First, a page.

For an athlete, it is never a good sign when you are on the "Most Wanted" list of TMZ.com .
That is exactly where Tiger Woods finds himself, ever since that eventful Thanksgiving night of 2009.
Add to it that Tiger, by nature, is one of those sticklers pining for privacy and secrecy of his life away from the golf course, and it totally cornered him into a really uncomfortable place. A place from where he had to set things straight with his family and friends. A place from where he had to openly talk about his unfaithful acts that had come to light. A place from where he had to fix his image so that he does not lose his sponsors, and in the process, a major source of his income. And worst of all, he had to address most of it, if not all, in public.
This article is by no means meant to condone Tiger's debauchery and disgraceful activities.
Obviously, his cheating on his wife and family was a despicable act on his part.
But setting aside emotion and empathy, and thinking about the whole situation from an objective perspective, Tiger's act is not so uncommon for the celebrity world. Famous athletes and popular showbiz celebrities have always been known to have a different moral boundary than regular people when it comes to matters like this. Even there, Tiger's case stands out for a number of reasons.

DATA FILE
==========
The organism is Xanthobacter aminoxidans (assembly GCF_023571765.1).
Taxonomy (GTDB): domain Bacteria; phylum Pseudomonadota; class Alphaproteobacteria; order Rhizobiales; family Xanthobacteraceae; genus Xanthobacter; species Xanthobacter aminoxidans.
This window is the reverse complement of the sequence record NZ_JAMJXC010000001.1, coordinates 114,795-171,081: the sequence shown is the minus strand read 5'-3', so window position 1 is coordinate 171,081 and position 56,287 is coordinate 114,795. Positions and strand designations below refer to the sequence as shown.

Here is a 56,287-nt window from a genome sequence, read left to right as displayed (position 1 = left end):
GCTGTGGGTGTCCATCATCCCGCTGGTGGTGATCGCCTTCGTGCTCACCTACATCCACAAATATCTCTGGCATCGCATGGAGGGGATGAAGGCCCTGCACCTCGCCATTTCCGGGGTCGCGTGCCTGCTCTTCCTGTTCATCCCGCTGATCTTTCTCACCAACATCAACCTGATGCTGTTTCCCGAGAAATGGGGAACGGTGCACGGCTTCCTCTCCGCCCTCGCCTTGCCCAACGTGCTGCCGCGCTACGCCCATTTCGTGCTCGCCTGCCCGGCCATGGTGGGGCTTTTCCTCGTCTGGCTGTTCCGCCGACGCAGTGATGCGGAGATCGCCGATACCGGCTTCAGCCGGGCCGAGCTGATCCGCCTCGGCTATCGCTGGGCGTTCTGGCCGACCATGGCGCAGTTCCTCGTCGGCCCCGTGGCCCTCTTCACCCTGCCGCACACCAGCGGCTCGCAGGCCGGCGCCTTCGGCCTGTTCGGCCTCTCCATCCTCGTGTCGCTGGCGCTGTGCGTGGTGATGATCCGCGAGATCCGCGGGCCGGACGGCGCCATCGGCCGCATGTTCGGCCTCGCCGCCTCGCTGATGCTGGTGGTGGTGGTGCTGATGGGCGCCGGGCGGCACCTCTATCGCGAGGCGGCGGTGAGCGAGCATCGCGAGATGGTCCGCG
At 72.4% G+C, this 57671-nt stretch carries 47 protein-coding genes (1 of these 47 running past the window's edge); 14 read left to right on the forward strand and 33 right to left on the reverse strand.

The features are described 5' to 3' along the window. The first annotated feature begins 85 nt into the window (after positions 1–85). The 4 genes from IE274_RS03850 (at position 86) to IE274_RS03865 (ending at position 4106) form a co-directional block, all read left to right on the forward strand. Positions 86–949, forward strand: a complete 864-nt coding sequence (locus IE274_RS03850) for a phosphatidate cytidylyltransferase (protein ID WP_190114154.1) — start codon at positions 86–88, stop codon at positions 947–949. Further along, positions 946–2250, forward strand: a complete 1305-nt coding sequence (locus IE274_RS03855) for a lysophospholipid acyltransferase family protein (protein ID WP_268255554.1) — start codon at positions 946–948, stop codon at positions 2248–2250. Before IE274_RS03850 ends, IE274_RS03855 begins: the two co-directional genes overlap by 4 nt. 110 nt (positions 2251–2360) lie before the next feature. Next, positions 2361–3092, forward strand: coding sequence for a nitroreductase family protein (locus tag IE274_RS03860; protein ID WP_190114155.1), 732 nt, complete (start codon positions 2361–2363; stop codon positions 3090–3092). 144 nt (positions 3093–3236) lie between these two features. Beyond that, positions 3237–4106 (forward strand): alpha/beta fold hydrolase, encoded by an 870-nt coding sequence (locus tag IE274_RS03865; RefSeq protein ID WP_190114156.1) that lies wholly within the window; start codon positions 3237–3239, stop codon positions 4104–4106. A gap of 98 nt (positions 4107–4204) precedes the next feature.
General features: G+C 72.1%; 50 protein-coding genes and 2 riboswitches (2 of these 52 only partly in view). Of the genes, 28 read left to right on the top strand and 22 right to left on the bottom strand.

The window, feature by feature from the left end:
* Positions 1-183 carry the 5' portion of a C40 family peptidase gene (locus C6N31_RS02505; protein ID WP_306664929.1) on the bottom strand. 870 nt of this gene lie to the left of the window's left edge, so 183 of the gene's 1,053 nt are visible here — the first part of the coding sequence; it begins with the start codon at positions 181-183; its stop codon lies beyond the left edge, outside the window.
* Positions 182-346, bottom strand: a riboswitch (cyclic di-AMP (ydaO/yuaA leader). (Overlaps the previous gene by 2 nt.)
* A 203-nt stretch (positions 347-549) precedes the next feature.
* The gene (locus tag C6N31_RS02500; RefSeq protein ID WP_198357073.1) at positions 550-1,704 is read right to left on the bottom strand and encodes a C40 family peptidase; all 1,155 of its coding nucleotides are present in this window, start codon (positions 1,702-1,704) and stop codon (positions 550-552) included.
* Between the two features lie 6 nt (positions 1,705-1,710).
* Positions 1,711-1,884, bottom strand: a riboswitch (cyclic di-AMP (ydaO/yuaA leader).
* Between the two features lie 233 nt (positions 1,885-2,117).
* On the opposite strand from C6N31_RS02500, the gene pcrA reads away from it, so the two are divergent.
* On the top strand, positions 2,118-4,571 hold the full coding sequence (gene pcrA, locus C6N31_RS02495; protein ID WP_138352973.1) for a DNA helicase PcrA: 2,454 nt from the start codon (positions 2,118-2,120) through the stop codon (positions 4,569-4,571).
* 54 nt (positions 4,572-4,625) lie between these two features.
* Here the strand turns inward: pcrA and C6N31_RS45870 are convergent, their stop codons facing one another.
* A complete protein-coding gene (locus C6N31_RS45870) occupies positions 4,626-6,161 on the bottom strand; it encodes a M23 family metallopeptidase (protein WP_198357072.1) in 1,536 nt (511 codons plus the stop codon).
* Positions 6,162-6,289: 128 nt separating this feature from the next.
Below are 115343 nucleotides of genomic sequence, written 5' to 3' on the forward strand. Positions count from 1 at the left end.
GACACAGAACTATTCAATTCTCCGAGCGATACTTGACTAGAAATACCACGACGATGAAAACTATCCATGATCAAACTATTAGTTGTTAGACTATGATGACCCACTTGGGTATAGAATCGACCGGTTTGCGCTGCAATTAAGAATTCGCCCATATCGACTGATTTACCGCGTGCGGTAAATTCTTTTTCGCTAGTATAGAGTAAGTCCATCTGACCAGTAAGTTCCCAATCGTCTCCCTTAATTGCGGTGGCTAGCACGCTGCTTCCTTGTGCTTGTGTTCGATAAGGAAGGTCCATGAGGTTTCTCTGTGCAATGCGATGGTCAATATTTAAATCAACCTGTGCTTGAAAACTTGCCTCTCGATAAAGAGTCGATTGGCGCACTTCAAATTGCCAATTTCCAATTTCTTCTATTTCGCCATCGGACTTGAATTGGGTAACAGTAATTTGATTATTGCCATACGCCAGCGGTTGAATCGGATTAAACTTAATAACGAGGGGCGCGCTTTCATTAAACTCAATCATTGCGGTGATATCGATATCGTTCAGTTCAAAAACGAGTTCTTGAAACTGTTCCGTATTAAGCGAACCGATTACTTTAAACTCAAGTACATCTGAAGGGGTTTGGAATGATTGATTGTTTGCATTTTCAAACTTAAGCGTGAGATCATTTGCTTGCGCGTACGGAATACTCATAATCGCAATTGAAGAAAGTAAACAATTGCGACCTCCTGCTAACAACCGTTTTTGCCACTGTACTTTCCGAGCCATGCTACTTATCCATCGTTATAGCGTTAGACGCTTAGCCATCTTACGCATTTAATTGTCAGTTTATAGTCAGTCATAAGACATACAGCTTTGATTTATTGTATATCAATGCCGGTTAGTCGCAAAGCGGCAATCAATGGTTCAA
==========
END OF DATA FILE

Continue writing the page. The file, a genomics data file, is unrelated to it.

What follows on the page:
First, his stature in the eye of the public; a happily married family man.
On top of that, his whole gazillion dollar empire as an athlete and as a corporate endorsement machine was partially based on that image. Tiger, as a product, was supposed to be this athlete on the golf course accomplishing things like very few in the history of golf ever had.
With a chance to be the very best in his sport, he was supposed to be this strong-minded golfer, whose determination on a tournament Sunday helped create so many memorable moments and highlights on the green. An athlete who was carrying the popularity and ratings of an entire sport on his shoulders.